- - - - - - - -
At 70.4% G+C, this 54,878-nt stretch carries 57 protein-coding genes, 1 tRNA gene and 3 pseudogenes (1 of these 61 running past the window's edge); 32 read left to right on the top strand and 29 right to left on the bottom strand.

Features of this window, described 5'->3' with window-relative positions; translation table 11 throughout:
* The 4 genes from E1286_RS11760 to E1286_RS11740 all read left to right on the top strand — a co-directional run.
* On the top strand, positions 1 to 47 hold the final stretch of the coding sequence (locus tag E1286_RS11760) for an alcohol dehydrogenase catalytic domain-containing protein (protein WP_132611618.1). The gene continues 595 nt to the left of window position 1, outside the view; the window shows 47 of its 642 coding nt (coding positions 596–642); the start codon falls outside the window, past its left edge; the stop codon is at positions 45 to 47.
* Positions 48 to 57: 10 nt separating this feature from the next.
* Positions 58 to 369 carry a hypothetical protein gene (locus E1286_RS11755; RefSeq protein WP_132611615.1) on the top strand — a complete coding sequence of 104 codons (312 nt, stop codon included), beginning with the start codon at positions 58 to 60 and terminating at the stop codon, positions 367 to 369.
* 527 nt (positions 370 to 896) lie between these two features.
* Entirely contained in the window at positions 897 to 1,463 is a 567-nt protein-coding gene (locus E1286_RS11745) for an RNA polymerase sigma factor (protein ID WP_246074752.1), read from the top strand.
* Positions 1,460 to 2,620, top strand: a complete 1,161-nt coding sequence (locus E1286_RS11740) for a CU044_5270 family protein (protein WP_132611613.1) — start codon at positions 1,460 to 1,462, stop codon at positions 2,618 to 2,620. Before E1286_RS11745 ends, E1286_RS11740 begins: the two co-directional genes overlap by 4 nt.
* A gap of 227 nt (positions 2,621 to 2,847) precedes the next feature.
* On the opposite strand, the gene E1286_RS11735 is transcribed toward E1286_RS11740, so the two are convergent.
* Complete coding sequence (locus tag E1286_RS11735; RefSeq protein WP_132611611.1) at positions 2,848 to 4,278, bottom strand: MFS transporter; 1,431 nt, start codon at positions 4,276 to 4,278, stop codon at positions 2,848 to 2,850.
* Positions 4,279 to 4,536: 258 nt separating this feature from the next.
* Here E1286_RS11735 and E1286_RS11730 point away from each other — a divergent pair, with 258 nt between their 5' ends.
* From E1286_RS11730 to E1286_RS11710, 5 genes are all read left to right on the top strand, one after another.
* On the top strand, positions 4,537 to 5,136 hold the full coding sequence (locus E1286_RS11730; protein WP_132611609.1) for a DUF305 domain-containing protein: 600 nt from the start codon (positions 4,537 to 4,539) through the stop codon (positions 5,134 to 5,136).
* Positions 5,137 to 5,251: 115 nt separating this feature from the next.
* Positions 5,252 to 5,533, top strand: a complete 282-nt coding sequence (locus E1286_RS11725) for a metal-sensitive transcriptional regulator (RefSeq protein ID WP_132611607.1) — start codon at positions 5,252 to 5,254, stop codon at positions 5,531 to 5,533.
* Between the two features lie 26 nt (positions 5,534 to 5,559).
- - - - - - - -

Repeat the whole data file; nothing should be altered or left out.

At 70.4% G+C, this 54,878-nt stretch carries 57 protein-coding genes, 1 tRNA gene and 3 pseudogenes (1 of these 61 running past the window's edge); 32 read left to right on the top strand and 29 right to left on the bottom strand.

Features of this window, described 5'->3' with window-relative positions; translation table 11 throughout:
* The 4 genes from E1286_RS11760 to E1286_RS11740 all read left to right on the top strand — a co-directional run.
* On the top strand, positions 1 to 47 hold the final stretch of the coding sequence (locus tag E1286_RS11760) for an alcohol dehydrogenase catalytic domain-containing protein (protein WP_132611618.1). The gene continues 595 nt to the left of window position 1, outside the view; the window shows 47 of its 642 coding nt (coding positions 596–642); the start codon falls outside the window, past its left edge; the stop codon is at positions 45 to 47.
* Positions 48 to 57: 10 nt separating this feature from the next.
* Positions 58 to 369 carry a hypothetical protein gene (locus E1286_RS11755; RefSeq protein WP_132611615.1) on the top strand — a complete coding sequence of 104 codons (312 nt, stop codon included), beginning with the start codon at positions 58 to 60 and terminating at the stop codon, positions 367 to 369.
* 527 nt (positions 370 to 896) lie between these two features.
* Entirely contained in the window at positions 897 to 1,463 is a 567-nt protein-coding gene (locus E1286_RS11745) for an RNA polymerase sigma factor (protein ID WP_246074752.1), read from the top strand.
* Positions 1,460 to 2,620, top strand: a complete 1,161-nt coding sequence (locus E1286_RS11740) for a CU044_5270 family protein (protein WP_132611613.1) — start codon at positions 1,460 to 1,462, stop codon at positions 2,618 to 2,620. Before E1286_RS11745 ends, E1286_RS11740 begins: the two co-directional genes overlap by 4 nt.
* A gap of 227 nt (positions 2,621 to 2,847) precedes the next feature.
* On the opposite strand, the gene E1286_RS11735 is transcribed toward E1286_RS11740, so the two are convergent.
* Complete coding sequence (locus tag E1286_RS11735; RefSeq protein WP_132611611.1) at positions 2,848 to 4,278, bottom strand: MFS transporter; 1,431 nt, start codon at positions 4,276 to 4,278, stop codon at positions 2,848 to 2,850.
* Positions 4,279 to 4,536: 258 nt separating this feature from the next.
* Here E1286_RS11735 and E1286_RS11730 point away from each other — a divergent pair, with 258 nt between their 5' ends.
* From E1286_RS11730 to E1286_RS11710, 5 genes are all read left to right on the top strand, one after another.
* On the top strand, positions 4,537 to 5,136 hold the full coding sequence (locus E1286_RS11730; protein WP_132611609.1) for a DUF305 domain-containing protein: 600 nt from the start codon (positions 4,537 to 4,539) through the stop codon (positions 5,134 to 5,136).
* Positions 5,137 to 5,251: 115 nt separating this feature from the next.
* Positions 5,252 to 5,533, top strand: a complete 282-nt coding sequence (locus E1286_RS11725) for a metal-sensitive transcriptional regulator (RefSeq protein ID WP_132611607.1) — start codon at positions 5,252 to 5,254, stop codon at positions 5,531 to 5,533.
* Between the two features lie 26 nt (positions 5,534 to 5,559).